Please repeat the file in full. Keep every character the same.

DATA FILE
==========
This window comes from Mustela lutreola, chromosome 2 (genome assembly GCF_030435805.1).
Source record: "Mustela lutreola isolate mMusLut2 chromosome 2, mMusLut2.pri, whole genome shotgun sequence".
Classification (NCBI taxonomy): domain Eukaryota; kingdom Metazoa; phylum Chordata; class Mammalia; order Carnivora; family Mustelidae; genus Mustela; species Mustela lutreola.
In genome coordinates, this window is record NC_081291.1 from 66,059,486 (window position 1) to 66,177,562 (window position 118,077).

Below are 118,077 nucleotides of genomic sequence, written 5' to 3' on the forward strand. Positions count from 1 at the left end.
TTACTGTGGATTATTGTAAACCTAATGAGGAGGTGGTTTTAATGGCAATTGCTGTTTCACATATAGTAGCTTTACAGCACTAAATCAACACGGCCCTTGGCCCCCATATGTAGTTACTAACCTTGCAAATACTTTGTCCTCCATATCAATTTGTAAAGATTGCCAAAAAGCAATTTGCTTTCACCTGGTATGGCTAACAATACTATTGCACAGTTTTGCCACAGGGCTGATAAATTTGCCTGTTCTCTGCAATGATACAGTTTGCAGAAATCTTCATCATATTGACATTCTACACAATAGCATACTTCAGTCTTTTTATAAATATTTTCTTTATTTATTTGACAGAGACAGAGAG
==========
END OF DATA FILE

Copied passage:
This window comes from Mustela lutreola, chromosome 2 (genome assembly GCF_030435805.1).
Source record: "Mustela lutreola isolate mMusLut2 chromosome 2, mMusLut2.pri, whole genome shotgun sequence".
Classification (NCBI taxonomy): domain Eukaryota; kingdom Metazoa; phylum Chordata; class Mammalia; order Carnivora; family Mustelidae; genus Mustela; species Mustela lutreola.
In genome coordinates, this window is record NC_081291.1 from 66,059,486 (window position 1) to 66,177,562 (window position 118,077).

Below are 118,077 nucleotides of genomic sequence, written 5' to 3' on the forward strand. Positions count from 1 at the left end.
TTACTGTGGATTATTGTAAACCTAATGAGGAGGTGGTTTTAATGGCAATTGCTGTTTCACATATAGTAGCTTTACAGCACTAAATCAACACGGCCCTTGGCCCCCATATGTAGTTACTAACCTTGCAAATACTTTGTCCTCCATATCAATTTGTAAAGATTGCCAAAAAGCAATTTGCTTTCACCTGGTATGGCTAACAATACTATTGCACAGTTTTGCCACAGGGCTGATAAATTTGCCTGTTCTCTGCAATGATACAGTTTGCAGAAATCTTCATCATATTGACATTCTACACAATAGCATACTTCAGTCTTTTTATAAATATTTTCTTTATTTATTTGACAGAGACAGAGAG